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Kids pitch in to help superstorm Sandy victims across Long Island

The family and consumer science department at East

The family and consumer science department at East Islip Middle School came up with an inventive way to help victims of superstorm Sandy. The "Bags of Love" program involved a collection of hotel-size toiletries while students made more than 300 bags to put them in. Photo Credit: Handout

Whether it’s selling a cup of hot cocoa topped off with whip cream or collecting thousands of pounds of food, children of all ages are learning what it takes to help their neighbors recover from a national disaster like superstorm Sandy.

Ten-year-old Kate Dahlman and her friend Emily Callahan, 11, sold hot chocolate last weekend in Greenlawn to help Sandy victims.

“It was really cold out that day, so we couldn’t sell lemonade,” Kate said. “We wanted to sell hot chocolate to warm people up.”

Together the girls raised a total of $155.50 and plan to personally deliver the money to the Red Cross in Huntington.

“Kate said I’m going to try for $20,” said her mother Heidi Dahlman, 57, of Greenlawn. “They brought out signs and sold cups of hot cocoa for 25 cents. People were scraping the bottom of their bags to buy a cup. They were so amazed with the generosity of people and it all started with a simple idea of how can we help.”

The Patchogue-Medford High School Robotics Team 329 collected 1,300 pounds of food and $160 to donate to Island Harvest, a Long Island-based food bank.

“It felt good when they finally told us the number of families we would be feeding,” said team member Justin Ferrari, 16. “It made us want to do more and donate more to help families.”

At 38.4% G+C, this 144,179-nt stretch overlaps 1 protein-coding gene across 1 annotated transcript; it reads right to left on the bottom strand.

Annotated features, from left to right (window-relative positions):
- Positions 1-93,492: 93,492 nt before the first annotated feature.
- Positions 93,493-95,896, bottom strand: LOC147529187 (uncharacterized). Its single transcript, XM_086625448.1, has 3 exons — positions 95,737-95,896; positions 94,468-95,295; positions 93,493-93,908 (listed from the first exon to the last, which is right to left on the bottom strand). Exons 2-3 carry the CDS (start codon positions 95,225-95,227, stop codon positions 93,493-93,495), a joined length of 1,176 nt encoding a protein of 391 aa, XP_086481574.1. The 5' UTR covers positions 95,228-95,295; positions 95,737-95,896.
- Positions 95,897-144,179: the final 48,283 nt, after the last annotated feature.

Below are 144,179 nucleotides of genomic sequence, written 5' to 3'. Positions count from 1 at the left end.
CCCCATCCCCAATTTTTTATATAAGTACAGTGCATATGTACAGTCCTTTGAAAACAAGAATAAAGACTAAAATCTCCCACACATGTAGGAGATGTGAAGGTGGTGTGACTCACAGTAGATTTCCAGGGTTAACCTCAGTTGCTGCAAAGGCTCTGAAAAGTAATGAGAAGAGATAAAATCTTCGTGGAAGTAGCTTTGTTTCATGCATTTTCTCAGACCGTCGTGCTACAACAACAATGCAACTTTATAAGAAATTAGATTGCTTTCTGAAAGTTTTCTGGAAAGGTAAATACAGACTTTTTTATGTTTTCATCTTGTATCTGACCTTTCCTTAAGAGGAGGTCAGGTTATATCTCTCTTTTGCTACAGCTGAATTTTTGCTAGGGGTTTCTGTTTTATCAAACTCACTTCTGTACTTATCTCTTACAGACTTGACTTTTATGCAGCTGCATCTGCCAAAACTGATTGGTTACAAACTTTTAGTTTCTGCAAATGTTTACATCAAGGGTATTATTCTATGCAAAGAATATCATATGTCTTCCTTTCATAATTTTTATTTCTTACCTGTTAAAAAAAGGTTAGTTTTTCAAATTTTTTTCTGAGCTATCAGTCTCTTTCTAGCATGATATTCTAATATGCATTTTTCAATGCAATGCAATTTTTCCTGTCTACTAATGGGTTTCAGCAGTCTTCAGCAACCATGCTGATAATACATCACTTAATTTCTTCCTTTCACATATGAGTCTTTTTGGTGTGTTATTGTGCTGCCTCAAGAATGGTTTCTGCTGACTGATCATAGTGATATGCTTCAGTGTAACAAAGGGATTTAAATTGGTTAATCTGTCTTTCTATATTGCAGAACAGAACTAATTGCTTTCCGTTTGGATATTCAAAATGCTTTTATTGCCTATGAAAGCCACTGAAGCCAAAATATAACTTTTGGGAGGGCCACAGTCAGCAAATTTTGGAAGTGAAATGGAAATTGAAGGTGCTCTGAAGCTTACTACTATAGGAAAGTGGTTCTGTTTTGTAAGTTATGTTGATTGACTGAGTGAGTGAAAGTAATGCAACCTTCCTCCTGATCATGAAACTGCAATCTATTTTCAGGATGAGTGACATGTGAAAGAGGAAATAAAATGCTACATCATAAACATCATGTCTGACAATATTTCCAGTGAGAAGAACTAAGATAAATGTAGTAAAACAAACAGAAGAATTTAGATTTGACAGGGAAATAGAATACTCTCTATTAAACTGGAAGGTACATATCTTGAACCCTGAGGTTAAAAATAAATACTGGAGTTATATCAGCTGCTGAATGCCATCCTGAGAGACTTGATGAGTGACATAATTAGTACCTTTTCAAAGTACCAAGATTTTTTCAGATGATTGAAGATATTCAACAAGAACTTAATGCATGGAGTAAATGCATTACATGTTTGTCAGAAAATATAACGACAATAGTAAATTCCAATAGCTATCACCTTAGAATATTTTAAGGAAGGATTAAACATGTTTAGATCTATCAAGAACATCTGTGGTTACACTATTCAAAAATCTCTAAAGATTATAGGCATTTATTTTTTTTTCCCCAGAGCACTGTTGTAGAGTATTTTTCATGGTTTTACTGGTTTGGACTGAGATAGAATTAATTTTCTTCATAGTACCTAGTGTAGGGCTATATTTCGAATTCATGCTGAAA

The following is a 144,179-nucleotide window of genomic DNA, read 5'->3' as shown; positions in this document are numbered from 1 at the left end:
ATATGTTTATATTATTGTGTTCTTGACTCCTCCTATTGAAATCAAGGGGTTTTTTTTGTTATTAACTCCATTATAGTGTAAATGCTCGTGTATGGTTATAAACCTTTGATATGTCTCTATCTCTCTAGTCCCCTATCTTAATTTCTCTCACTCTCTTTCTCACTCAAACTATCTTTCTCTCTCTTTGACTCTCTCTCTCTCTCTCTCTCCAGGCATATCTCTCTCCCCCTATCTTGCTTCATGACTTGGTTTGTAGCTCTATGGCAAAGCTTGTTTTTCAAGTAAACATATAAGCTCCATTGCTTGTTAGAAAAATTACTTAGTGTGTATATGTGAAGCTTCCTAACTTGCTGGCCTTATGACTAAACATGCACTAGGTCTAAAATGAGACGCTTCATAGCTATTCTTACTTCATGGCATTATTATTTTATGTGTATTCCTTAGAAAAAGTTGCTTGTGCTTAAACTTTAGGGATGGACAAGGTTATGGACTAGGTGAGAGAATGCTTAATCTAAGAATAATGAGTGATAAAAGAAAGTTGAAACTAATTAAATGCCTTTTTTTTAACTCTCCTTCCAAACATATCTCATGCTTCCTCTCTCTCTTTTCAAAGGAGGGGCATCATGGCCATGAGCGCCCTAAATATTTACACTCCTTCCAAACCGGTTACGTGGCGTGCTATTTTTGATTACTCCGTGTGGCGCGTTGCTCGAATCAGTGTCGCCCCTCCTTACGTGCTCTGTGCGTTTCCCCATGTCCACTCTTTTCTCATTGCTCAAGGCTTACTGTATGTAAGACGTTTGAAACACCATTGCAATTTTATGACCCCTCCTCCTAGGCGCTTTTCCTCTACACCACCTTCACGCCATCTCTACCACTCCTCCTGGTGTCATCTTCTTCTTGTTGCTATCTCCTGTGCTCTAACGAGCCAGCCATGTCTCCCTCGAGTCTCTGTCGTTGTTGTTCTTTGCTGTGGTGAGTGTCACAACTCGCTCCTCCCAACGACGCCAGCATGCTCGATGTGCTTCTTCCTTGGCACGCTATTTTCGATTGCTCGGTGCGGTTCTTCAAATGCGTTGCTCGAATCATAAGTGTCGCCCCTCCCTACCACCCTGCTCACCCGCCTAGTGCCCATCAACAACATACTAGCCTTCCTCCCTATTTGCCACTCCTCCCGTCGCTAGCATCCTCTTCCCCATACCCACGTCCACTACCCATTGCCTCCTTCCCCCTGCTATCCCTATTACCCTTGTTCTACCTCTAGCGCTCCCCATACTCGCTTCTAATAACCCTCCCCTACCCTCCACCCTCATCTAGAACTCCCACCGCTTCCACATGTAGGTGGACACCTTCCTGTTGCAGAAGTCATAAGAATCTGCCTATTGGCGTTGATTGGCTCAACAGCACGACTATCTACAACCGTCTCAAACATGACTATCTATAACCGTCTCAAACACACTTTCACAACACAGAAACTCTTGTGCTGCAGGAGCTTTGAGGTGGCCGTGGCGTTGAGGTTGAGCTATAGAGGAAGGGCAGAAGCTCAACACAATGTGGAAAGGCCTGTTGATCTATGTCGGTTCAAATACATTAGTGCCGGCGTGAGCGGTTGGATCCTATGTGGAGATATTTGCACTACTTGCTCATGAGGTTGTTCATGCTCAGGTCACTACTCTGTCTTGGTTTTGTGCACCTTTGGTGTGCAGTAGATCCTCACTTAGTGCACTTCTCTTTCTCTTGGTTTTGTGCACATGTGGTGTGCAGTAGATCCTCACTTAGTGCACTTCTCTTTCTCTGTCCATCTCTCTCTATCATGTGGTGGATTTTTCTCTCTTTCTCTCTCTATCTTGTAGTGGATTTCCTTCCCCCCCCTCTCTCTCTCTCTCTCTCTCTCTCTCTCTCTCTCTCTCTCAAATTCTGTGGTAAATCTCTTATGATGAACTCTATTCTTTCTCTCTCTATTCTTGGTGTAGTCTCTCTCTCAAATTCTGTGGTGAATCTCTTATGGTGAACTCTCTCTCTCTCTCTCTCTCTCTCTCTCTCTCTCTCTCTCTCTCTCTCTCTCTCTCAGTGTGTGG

East Islip Middle School students joined the effort by using their sewing skills to make care packages dubbed “Bags of Love” that they filled with toiletries.

“We collected thousands of toiletries,” said Dani Franzese, 29, one of the teachers in the department. “The kids made washcloth drawstring bags using hand sewing and machine sewing techniques we taught them.”

The toiletries are still being delivered to areas like Babylon and Lindenhurst, Island Harvest comfort stations and the Red Cross.

On Nov. 5, the first day the North Shore School District reopened, food donations flooded into the district’s five schools. So far more than 6,000 pounds has been collected, with more to still be weighed and brought to Island Harvest.

“I would estimate that it’s somewhere around 10,000 pounds,” said Ed Melnick, 57, superintendent of the North Shore School District. “In addition, we collected pet supplies and pet food, cleaning supplies and toys.”

Melnick said student were eager to take part in the effort and collected food in their neighborhoods, advertised the collection efforts and raised money for other schools, like East Rockaway High School.

“The response of the kids and the families underlies the very caring responsive community this school is in,” Melnick said. “It is a wonderful learning opportunity for these kids, to understand that there are people out there less fortunate than them that need help.”

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